The experience got me thinking on the many unexpected ways that time away from academic life — away from our offices, books and professional networks — can actually make us more effective teachers and scholars. Far from demonstrating idleness or a lack of commitment to your chosen field, time away leads to insights you won’t gain in you normal habitat and can inspire a sense of greater purpose in your work.

That doesn’t mean that academics need to purchase a fedora and head off to the jungles of South America, like some modern-day Indiana Jones. Time away from the office, even just being outdoors, can be helpful to truly understanding what it is we think we know.

I remember the winters I spent in the Adirondacks of upstate New York as a carpenter, so beautiful but bone-chillingly cold. Outfitted with proper winter wear, I could spend whole days in that cold, knowing I could always find a place to warm up if needed. That heightened awareness of the physical world has stayed with me throughout my more comfortable existence as a college professor, and led me to consider more deeply how the cold affected and motivated my research subjects. Specifically, I think of the German soldiers in the winter of 1941-42 in the Soviet Union, unprepared for the weather and most often without the option of finding warmer quarters. I also think of the captured Red Army soldiers and Soviet civilians whom they extensively plundered for their warm clothes and felt boots.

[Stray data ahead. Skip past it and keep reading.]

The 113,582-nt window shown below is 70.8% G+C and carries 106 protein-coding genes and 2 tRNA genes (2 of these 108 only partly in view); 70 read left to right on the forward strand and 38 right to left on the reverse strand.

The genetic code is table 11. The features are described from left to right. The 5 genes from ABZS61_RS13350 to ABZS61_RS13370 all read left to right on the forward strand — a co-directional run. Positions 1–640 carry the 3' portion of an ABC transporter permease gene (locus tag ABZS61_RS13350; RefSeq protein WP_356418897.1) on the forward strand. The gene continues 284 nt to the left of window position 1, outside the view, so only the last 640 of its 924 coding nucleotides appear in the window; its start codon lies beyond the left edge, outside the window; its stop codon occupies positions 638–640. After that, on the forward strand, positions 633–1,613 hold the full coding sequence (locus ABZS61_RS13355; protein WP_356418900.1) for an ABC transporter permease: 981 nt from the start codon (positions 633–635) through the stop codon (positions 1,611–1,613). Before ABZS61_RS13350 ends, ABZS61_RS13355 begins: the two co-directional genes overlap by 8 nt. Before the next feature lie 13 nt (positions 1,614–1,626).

Leaving the comfort of our climate-controlled ivory towers could help academics counter our own penchant for broad explanations that sometimes do not give simple existential realities their due. As Solzhenitsyn wrote: "How can you expect a man who’s warm to understand a man who’s cold?"

Another way to benefit professionally from time away from academic work and life is to volunteer.

My volunteer gig as a guest teacher at a local elementary school has reminded me of something that — in my solitary quest for the perfect lesson plan — has too often escaped my attention: enthusiasm. There is simply nothing like witnessing the enthusiasm of elementary-school kids reacting to a guest teacher: Their questions never stop, their pride at showing off their new knowledge is immeasurable.

For many reasons, infectious enthusiasm is often absent from the traditional college classroom. The takeaway for me from that experience was that I should strive to design college lesson plans that are not just reflective of best practices but designed to generate the kind of eagerness found in those elementary-school classrooms.

I must admit: Most students in my courses never display the type of raw, unfiltered enthusiasm I see from the typical elementary schooler. Nonetheless, it remains my elusive goal to create that type of excitement in them. Even if I never achieve this teaching nirvana, I credit my time away from my office for keeping this carrot in front of my eyes.